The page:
OC housing

Orange County Housing Information 2009

There has been much discussion on Orange County housing and housing prices over the last few years. Mortgage defaults and foreclosures have increased while unemployment also rises. As Orange County enters what has been characterized by some as the “…longest and deepest recession in Orange County since WWII”, it is a good idea to look at the current state of housing prices, sales, and affordability in Orange County. This issue of Profiles will examine three topics: housing prices (the price of the house itself), the number of home sales, and housing affordability (the ability to afford a house in terms of income).

Multiple sources were used in the collection of the housing price data. The Home Price Survey by the Real Estate Research Council of Southern California was used for the Southern California county average home prices. The Council surveys and ppraises a sample of homes in April and October every year and has done so since 1943. The sample homes are appraised and given a final value, or price. These appraised values are then converted into county averages. The biannual data provides insight into county fluctuations within the year. The median home price and median sales data is also supplied by the Real Estate Research Council of Southern California. This data was originally collected by DataQuick Information Systems from county records. The Real Estate Research Council of Southern California then makes corrections to the data, such as the removal of outliers on the high or low end of the pricing spectrum, and then calculates the median price. The number of single-family attached and detached units constructed is collected annually by the Center for Demographic Research at Cal State Fullerton. The median income and affordability data was provided by Chapman University’s A. Gary Anderson Center for EconomicResearch and the George L. Argyros School of Business & Economics. They publish a wide range of economic and business data in their publication, Economic & Business Review.

Home Values

According to the semi-annual Home Price Survey by the Real Estate Research Council of Southern California, average home values have fallen in Southern California by nearly 14% in the past year. The map in Figure 1 shows the declines in value by countyfrom April 2008 to April 2009. Orange County had the smallest percentage decline (-14.0%) in home value between 2008 and 2009 and was followed by San Diego (-15.4%), Santa Barbara (-17.2%), Ventura (-18.8%), and Los Angeles (-19.0%). The Inland Empire reported the largest drops with Riverside showing a 31.2% decline followed by San Bernardino at – 26.2%.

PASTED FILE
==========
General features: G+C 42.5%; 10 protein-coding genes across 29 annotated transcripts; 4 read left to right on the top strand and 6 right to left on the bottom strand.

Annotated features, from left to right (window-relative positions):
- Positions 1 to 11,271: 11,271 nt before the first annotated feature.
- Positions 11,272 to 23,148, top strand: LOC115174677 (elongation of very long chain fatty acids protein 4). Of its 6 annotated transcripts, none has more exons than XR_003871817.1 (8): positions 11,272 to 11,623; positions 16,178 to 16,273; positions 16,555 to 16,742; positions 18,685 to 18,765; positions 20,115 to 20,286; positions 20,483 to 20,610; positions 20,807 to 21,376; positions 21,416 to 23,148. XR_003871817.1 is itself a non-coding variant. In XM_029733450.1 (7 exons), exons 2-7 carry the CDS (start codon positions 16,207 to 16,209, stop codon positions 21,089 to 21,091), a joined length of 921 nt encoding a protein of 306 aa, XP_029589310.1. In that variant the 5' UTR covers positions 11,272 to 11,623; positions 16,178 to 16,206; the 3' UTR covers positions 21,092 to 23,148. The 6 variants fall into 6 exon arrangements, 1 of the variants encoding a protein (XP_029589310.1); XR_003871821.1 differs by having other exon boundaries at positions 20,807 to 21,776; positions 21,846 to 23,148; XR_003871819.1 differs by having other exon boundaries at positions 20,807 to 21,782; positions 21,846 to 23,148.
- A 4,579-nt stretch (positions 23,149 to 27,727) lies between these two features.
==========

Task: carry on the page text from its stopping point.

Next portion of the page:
The biannual data (Figure 2) also shows in April 2005, the average Orange County home value was $626,256 and it rose to a high in October 2006 of $719,026. Since then, the average housing value has decreased to a low in April 2009 of $511,846. Orange County’s largest six-month decline, as reported in the survey, was between October 2007 and April 2008 (-12.6%). Other Southern California counties have shown similar rates of decline. Los Angeles and San Bernardino Counties also reached their peaks in October 2006 at $723,335 and $481,742 respectively. Their values then declined by 26.0% and 40.1% by April 2009. San Diego County was the first to reach its price peak in October 2005. Santa Barbara, Ventura and Riverside prices all peaked in April 2006 and then declined by April 2009.

Home Sales

The number of total home sales in Orange County declined by 47.9% between 2000 and 2008 (Table 1). During that same period, Orange County averaged 48,287 sales each year, or about 4,000 each month. Orange County home sales were at their highest in 2003 with 58,413 homes sold. That year, the median price of all homes sold was $422,938. In 2008, the number of homes sold was less than half the peak sales with just 27,396 homes sold. The housing prices for homes sold reached a high in 2006 of $647,017. By 2008, prices of homes sold to $458,271. Even with the recent decline in prices of sold homes, the 2008 prices were still higher 67.2% than in 2000.